Thailand could brace potential gas supply shortage from Myanmar
The country is expected to rely on Laos for electricity supply.
Thailand’s power sector will likely remain resilient amidst potential gas supply shortage from Myanmar after Total and Chevron announced plans to withdraw from the Yadana natural gas project.
Thailand is heavily reliant of gas power generation, which accounts for 63% of its generation mix in 2021. It will likely continue to be the dominant generation type through 2031.
“Thailand has yet to announce any plans to combat a potential crunch in gas resources from the developments in Myanmar’s gas sector,” Fitch noted in a report.
“We believe that Thailand has to secure gas imports from other markets, or ramp up electricity generation from other power types (potentially coal or biomass and waste) should the Yadana gas field halt operations.”
Fitch added the country is also expected to increase electricity trading with Laos to ensure an adequate supply of electricity.
Whilst Thailand electricity imports are mainly from Laos and Myanmar, most of its electricity come from Laos, generated from hydropower.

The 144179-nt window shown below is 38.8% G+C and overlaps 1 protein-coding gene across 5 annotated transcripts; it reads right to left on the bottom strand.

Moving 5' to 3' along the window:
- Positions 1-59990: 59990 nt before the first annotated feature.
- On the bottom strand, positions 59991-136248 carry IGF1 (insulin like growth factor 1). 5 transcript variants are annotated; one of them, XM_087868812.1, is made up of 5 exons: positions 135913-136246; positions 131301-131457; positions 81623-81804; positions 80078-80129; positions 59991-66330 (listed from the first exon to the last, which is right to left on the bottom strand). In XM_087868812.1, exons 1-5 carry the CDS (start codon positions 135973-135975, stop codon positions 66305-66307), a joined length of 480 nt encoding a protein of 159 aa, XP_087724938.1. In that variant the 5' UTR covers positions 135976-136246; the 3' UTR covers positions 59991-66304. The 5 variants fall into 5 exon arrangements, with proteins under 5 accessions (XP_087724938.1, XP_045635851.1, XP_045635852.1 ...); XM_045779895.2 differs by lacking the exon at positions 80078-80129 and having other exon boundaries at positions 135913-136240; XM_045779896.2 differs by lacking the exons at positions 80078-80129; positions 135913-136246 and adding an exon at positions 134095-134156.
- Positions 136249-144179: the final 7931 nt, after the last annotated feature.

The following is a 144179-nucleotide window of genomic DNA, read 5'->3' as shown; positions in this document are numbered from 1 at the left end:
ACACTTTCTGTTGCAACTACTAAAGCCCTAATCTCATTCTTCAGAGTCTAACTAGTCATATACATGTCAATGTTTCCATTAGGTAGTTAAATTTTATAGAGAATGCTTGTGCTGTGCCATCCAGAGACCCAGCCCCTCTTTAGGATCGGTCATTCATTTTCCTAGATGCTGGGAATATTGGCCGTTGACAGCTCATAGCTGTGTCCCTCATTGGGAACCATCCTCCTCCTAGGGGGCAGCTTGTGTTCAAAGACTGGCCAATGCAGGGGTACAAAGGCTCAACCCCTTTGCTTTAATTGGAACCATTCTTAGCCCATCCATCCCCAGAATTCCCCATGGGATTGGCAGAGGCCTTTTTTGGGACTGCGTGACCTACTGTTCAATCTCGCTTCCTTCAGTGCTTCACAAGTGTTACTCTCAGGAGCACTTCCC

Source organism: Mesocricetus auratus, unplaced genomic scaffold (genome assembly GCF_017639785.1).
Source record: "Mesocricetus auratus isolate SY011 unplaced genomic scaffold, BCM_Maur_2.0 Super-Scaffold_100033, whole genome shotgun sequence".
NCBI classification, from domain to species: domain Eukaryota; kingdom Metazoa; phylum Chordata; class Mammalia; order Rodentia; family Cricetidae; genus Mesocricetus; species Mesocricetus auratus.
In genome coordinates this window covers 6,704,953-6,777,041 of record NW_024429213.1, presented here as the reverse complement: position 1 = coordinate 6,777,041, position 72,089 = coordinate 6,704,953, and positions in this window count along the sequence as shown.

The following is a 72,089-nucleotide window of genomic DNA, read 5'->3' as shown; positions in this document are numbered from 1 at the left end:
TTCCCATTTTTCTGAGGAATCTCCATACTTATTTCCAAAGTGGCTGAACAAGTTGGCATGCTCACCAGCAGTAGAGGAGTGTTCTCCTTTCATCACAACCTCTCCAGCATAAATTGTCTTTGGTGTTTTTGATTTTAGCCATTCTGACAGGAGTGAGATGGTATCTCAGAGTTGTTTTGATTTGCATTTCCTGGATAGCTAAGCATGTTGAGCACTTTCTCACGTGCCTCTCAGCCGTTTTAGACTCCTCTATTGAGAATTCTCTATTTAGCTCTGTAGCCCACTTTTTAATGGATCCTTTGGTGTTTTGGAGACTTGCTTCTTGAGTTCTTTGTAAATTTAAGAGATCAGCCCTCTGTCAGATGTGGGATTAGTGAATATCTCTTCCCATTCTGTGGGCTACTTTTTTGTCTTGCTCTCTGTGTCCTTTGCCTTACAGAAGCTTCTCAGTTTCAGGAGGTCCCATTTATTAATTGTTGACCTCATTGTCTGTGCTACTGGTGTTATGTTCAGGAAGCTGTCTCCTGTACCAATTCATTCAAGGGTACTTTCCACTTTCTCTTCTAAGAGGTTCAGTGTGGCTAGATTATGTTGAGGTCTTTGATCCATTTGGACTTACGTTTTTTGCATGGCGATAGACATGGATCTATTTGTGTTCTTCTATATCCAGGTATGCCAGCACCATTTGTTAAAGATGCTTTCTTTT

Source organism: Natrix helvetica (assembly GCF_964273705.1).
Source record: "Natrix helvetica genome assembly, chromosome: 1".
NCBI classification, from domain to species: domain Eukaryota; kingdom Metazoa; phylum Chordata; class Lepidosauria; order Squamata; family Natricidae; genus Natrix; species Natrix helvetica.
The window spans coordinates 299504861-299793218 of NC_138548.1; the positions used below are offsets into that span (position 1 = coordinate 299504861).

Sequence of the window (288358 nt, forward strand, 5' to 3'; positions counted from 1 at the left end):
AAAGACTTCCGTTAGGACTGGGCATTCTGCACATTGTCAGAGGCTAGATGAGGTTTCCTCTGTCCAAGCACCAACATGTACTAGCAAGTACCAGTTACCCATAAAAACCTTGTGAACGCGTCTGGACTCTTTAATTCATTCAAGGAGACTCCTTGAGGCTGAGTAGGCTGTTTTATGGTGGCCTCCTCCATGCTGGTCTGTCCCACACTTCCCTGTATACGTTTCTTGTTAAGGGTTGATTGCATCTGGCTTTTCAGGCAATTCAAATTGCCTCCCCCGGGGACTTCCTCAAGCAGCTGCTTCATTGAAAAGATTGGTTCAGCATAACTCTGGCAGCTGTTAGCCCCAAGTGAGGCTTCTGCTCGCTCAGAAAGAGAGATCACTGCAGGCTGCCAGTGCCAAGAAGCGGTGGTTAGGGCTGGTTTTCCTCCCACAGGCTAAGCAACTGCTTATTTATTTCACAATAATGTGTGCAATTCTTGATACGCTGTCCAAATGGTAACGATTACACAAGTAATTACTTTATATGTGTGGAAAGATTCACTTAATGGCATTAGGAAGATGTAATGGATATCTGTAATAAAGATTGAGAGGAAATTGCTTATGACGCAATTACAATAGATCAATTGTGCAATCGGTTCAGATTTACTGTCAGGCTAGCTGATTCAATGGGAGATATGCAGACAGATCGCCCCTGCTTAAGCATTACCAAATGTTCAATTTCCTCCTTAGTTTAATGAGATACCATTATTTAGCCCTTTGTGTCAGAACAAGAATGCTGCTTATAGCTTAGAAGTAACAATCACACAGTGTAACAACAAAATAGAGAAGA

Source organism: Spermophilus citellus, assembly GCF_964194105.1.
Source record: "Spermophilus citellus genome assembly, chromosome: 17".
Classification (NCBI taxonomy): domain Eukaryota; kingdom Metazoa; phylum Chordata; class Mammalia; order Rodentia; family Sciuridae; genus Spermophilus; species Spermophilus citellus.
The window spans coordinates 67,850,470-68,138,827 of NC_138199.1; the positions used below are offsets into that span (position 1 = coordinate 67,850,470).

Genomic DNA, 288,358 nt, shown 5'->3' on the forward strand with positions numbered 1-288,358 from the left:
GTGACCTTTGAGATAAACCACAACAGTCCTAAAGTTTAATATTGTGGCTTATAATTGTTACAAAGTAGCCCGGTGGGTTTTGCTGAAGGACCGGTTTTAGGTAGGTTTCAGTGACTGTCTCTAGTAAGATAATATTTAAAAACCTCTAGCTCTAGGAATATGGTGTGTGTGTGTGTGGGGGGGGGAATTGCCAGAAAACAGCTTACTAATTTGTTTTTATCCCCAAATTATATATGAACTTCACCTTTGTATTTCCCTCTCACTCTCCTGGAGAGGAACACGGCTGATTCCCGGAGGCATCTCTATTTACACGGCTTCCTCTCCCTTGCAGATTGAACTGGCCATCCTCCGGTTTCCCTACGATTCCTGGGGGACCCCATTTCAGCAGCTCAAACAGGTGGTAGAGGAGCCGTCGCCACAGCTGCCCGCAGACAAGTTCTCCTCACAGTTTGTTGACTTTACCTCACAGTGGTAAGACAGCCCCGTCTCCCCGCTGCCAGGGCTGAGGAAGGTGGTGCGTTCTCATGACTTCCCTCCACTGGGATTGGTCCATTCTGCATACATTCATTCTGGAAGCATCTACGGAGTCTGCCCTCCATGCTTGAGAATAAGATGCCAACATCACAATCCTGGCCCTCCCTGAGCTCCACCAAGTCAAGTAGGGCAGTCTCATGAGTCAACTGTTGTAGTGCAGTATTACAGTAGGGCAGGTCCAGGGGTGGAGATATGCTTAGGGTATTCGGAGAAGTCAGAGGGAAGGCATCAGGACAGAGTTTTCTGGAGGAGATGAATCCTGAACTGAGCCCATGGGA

Thailand and Laos have signed a memorandum of understanding (MoU), under which Laos is expected to devote 9,000MW of capacity for electricity export to Thailand. At present, the utilised capacity is at 5,720MW, of which 3,947MW is from seven hydropower stations, and 1,473MW from one coal power station.
On top of this, the Thailand government is eyeing to increase import capacity from Laos by 1,200MW through new hydropower projects.
“We expect this increase in export to be realised by 2025, with new conventional thermal projects in Laos to compensate for its domestic power needs, allowing the market to export more hydropower,” the report also read.